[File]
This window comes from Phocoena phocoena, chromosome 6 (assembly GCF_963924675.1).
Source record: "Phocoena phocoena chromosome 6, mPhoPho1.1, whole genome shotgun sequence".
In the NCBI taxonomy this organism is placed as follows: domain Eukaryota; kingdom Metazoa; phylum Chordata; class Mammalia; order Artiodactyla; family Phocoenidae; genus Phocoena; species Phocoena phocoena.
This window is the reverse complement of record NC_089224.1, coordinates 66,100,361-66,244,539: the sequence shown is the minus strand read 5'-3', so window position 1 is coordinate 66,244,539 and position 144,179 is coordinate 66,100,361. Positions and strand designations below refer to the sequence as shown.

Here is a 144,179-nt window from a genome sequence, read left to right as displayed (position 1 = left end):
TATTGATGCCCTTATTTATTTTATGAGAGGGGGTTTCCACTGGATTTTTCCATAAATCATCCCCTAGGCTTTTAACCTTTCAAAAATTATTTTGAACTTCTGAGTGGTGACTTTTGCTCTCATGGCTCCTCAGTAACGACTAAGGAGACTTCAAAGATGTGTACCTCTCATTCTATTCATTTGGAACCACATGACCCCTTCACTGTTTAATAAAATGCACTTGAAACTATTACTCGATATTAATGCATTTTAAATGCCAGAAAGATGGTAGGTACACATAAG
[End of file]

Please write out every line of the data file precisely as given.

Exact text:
This window comes from Phocoena phocoena, chromosome 6 (assembly GCF_963924675.1).
Source record: "Phocoena phocoena chromosome 6, mPhoPho1.1, whole genome shotgun sequence".
In the NCBI taxonomy this organism is placed as follows: domain Eukaryota; kingdom Metazoa; phylum Chordata; class Mammalia; order Artiodactyla; family Phocoenidae; genus Phocoena; species Phocoena phocoena.
This window is the reverse complement of record NC_089224.1, coordinates 66,100,361-66,244,539: the sequence shown is the minus strand read 5'-3', so window position 1 is coordinate 66,244,539 and position 144,179 is coordinate 66,100,361. Positions and strand designations below refer to the sequence as shown.

Here is a 144,179-nt window from a genome sequence, read left to right as displayed (position 1 = left end):
TATTGATGCCCTTATTTATTTTATGAGAGGGGGTTTCCACTGGATTTTTCCATAAATCATCCCCTAGGCTTTTAACCTTTCAAAAATTATTTTGAACTTCTGAGTGGTGACTTTTGCTCTCATGGCTCCTCAGTAACGACTAAGGAGACTTCAAAGATGTGTACCTCTCATTCTATTCATTTGGAACCACATGACCCCTTCACTGTTTAATAAAATGCACTTGAAACTATTACTCGATATTAATGCATTTTAAATGCCAGAAAGATGGTAGGTACACATAAG